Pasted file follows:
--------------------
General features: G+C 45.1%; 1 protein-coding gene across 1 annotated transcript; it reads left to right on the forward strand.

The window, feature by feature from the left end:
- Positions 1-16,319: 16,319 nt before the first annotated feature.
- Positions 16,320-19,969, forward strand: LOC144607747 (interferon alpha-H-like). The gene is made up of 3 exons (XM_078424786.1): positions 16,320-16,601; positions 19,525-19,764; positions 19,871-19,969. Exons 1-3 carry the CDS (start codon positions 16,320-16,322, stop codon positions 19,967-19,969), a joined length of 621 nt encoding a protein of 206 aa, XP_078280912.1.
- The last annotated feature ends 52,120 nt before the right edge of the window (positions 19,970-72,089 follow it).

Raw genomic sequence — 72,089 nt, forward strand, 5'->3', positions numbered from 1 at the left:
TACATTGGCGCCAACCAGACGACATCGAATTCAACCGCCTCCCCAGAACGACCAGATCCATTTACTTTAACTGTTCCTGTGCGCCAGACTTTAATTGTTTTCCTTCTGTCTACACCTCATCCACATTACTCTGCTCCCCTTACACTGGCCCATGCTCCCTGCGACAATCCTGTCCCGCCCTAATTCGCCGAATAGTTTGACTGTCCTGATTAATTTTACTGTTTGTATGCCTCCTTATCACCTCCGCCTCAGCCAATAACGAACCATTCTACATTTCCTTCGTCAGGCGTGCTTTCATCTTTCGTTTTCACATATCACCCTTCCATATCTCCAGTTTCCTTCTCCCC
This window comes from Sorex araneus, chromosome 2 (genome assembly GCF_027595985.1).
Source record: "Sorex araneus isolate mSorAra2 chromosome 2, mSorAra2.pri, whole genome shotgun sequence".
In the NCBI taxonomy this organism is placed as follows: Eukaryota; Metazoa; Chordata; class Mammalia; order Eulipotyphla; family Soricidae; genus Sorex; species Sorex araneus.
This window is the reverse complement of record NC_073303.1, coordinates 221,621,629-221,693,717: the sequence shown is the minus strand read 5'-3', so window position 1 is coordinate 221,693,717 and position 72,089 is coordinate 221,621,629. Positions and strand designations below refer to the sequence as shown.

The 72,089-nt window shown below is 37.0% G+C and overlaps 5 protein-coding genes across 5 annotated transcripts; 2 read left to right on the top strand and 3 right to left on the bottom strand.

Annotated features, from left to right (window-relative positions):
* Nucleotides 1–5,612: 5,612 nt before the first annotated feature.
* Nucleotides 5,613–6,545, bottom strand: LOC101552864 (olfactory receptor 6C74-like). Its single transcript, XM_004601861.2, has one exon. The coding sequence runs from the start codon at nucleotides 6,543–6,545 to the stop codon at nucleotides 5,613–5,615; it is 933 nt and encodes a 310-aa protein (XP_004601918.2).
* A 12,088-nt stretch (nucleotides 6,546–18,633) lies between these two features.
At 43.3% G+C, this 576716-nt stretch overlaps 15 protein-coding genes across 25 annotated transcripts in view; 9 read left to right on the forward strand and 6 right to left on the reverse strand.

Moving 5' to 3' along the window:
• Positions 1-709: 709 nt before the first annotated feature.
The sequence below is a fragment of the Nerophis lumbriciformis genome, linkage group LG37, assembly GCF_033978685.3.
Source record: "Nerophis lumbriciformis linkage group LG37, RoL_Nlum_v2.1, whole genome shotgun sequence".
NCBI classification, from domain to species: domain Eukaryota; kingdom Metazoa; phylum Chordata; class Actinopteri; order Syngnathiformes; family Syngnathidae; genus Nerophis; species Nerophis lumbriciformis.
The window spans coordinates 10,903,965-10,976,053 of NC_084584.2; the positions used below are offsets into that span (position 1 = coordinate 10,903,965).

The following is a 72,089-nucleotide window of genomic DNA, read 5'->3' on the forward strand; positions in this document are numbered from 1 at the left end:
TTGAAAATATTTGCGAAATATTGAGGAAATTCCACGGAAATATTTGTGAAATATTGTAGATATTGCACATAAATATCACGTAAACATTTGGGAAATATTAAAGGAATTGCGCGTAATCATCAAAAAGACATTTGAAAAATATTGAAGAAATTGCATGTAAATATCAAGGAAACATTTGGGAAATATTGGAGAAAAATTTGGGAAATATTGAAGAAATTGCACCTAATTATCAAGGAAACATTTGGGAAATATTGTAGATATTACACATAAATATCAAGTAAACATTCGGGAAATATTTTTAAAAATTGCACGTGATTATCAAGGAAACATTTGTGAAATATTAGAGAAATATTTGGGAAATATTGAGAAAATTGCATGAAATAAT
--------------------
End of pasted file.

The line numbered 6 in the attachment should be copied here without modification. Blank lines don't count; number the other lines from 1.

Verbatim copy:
Raw genomic sequence — 72,089 nt, forward strand, 5'->3', positions numbered from 1 at the left: